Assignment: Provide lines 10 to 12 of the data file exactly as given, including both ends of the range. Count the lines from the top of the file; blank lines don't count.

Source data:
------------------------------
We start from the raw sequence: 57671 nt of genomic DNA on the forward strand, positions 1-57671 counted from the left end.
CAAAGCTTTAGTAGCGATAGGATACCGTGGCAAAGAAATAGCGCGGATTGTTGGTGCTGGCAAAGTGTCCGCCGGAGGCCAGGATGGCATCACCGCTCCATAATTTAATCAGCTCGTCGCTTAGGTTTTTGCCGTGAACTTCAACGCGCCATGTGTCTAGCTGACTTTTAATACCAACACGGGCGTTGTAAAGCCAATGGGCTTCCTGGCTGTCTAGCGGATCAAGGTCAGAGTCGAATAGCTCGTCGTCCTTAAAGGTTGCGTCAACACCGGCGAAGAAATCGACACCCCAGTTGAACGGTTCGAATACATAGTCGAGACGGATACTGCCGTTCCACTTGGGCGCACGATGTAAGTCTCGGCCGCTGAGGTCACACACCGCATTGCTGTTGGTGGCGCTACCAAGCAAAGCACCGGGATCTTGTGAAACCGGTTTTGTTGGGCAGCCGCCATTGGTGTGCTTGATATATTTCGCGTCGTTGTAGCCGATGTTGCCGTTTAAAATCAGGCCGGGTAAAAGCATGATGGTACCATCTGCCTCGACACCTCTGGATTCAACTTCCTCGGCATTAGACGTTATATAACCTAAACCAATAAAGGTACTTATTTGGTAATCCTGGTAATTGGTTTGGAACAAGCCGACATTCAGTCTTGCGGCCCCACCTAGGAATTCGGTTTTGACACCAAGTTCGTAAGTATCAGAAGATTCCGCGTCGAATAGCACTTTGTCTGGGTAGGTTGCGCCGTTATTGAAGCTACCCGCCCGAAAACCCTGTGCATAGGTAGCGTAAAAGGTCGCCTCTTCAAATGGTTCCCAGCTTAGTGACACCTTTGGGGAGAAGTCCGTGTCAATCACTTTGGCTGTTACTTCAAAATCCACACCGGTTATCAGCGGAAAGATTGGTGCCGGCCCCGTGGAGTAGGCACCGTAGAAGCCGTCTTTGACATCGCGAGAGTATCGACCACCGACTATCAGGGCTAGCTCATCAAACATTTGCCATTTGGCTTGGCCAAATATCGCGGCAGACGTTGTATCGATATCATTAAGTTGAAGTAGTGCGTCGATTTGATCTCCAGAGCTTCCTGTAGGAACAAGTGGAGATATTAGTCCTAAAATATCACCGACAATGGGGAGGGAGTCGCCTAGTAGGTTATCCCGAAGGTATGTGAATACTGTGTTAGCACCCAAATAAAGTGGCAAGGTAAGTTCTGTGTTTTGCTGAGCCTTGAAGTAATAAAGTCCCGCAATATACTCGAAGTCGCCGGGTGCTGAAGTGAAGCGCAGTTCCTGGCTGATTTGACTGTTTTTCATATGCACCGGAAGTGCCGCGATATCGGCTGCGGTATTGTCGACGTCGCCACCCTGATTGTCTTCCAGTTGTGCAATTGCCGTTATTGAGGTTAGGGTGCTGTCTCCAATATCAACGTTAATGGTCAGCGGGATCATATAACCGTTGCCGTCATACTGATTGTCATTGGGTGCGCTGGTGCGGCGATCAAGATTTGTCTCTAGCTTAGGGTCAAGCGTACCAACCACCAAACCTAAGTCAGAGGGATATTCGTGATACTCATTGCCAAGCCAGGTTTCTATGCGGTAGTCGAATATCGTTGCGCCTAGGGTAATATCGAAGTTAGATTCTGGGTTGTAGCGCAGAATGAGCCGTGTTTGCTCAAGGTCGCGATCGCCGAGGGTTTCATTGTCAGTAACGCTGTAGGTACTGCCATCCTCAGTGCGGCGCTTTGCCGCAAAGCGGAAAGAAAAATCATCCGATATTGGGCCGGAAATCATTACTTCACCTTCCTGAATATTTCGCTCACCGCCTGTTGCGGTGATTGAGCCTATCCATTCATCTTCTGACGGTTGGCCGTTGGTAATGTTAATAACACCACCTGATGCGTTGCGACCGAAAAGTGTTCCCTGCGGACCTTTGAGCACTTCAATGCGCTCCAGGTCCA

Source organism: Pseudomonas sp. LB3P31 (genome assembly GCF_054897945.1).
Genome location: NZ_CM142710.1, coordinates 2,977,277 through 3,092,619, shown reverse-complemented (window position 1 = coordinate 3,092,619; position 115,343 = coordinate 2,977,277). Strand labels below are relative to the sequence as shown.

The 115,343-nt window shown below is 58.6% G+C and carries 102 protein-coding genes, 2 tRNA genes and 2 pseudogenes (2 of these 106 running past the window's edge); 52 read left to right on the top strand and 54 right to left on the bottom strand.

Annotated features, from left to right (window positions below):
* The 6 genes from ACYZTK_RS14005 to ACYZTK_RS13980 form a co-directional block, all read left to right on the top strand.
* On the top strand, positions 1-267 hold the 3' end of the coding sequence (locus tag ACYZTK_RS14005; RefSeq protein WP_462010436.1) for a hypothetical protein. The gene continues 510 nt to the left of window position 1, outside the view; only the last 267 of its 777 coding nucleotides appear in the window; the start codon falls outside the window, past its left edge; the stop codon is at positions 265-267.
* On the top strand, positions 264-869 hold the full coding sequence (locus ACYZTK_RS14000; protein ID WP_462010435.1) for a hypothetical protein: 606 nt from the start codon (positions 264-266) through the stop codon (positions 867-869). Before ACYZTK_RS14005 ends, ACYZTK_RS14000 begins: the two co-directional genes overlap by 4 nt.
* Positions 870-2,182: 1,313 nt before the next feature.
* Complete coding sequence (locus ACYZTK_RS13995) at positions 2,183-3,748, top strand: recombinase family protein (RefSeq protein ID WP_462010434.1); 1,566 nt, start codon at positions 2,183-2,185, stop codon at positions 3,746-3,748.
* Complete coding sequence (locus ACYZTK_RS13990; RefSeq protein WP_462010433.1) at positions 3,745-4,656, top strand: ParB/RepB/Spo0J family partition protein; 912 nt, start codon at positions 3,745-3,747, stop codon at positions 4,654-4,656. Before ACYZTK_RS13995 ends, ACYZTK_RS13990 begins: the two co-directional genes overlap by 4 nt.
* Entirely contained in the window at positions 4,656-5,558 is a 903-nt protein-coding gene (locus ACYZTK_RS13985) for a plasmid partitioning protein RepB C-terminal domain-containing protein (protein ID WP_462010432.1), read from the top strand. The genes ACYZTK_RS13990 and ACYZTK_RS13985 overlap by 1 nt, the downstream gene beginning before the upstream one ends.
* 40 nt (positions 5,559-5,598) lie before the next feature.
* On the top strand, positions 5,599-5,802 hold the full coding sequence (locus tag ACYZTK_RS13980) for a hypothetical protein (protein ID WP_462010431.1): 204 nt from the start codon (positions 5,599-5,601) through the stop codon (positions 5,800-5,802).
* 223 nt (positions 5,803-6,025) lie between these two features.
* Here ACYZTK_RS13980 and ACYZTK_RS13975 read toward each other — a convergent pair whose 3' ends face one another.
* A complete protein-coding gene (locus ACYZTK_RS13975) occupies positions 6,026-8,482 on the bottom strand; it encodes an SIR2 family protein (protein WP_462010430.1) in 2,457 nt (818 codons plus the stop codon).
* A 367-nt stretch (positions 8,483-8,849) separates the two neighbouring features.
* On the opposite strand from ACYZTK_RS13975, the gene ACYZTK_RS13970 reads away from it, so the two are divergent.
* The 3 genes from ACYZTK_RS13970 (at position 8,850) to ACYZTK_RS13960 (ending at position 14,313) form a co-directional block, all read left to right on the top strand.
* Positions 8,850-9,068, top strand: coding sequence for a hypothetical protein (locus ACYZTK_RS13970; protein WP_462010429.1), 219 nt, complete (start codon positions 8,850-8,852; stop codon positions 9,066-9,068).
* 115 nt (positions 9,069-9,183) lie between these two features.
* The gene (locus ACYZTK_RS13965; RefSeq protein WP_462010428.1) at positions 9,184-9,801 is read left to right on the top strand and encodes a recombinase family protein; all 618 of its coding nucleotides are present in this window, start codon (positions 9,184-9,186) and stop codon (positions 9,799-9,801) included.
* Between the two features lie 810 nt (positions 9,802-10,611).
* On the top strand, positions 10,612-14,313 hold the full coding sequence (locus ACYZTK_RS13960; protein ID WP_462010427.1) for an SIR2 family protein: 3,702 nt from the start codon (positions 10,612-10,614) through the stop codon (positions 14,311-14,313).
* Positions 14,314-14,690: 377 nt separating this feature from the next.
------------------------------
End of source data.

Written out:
* Positions 870-2,182: 1,313 nt before the next feature.
* Complete coding sequence (locus ACYZTK_RS13995) at positions 2,183-3,748, top strand: recombinase family protein (RefSeq protein ID WP_462010434.1); 1,566 nt, start codon at positions 2,183-2,185, stop codon at positions 3,746-3,748.
* Complete coding sequence (locus ACYZTK_RS13990; RefSeq protein WP_462010433.1) at positions 3,745-4,656, top strand: ParB/RepB/Spo0J family partition protein; 912 nt, start codon at positions 3,745-3,747, stop codon at positions 4,654-4,656. Before ACYZTK_RS13995 ends, ACYZTK_RS13990 begins: the two co-directional genes overlap by 4 nt.